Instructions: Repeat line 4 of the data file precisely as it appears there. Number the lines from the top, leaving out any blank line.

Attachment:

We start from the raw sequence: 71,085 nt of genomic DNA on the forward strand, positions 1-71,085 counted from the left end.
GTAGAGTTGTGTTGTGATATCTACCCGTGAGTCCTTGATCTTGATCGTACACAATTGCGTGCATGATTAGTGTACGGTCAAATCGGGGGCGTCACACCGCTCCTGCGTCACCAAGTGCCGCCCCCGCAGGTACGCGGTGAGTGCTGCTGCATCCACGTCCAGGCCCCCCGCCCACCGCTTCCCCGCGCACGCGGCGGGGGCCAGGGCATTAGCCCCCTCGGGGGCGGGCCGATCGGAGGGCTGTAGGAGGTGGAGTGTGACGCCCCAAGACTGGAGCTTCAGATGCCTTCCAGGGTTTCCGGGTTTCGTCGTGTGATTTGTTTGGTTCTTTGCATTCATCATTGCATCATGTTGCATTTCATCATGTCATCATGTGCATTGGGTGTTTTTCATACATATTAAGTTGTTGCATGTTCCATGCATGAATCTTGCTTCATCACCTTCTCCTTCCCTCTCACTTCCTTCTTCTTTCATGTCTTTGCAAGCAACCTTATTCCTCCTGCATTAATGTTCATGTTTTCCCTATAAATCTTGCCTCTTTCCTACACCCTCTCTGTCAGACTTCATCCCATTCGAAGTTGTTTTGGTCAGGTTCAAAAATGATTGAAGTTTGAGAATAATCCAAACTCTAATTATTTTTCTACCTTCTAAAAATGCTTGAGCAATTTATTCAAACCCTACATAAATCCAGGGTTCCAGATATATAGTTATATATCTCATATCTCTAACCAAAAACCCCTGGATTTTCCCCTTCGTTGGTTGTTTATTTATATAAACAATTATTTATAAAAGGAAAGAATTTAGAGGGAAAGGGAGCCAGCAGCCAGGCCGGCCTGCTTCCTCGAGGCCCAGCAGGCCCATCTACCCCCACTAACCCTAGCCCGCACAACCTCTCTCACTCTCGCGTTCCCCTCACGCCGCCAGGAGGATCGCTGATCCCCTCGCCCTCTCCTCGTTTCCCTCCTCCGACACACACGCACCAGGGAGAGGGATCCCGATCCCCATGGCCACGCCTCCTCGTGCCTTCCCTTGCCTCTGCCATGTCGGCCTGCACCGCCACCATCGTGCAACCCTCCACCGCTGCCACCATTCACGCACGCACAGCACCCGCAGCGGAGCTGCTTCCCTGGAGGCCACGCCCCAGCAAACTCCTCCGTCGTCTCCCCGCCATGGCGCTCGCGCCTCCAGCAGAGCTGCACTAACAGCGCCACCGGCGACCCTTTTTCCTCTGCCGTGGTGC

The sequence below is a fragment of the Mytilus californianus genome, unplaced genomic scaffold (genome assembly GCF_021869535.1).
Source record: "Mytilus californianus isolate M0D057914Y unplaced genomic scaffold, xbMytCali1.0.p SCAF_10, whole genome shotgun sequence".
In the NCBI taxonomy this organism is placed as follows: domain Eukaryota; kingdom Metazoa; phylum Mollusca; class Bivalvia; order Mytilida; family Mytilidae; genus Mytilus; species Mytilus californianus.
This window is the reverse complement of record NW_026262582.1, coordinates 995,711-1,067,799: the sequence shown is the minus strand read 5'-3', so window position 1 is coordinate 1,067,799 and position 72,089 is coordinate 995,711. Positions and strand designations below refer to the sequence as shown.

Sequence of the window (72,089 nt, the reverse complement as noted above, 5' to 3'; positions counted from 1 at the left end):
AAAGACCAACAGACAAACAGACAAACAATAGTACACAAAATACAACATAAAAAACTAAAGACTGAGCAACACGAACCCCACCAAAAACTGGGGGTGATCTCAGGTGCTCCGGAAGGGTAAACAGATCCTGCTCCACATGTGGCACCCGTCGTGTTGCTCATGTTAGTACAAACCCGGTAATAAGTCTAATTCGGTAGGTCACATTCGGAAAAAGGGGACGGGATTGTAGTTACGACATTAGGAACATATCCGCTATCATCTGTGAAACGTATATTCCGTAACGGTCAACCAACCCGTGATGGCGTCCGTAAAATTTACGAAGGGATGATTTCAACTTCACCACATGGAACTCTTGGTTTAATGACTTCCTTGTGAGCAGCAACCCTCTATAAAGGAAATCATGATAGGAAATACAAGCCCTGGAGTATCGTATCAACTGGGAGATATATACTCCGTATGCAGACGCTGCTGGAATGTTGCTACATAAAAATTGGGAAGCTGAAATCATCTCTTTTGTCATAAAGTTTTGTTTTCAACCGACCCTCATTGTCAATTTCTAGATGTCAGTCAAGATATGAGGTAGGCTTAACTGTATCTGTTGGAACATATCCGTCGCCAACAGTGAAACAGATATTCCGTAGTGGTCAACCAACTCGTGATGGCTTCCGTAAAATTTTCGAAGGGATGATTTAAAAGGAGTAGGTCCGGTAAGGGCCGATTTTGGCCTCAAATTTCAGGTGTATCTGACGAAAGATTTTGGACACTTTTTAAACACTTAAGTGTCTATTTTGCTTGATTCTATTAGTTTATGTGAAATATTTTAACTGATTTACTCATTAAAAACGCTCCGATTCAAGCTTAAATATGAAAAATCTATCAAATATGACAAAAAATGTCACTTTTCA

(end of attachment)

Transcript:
Source record: "Mytilus californianus isolate M0D057914Y unplaced genomic scaffold, xbMytCali1.0.p SCAF_10, whole genome shotgun sequence".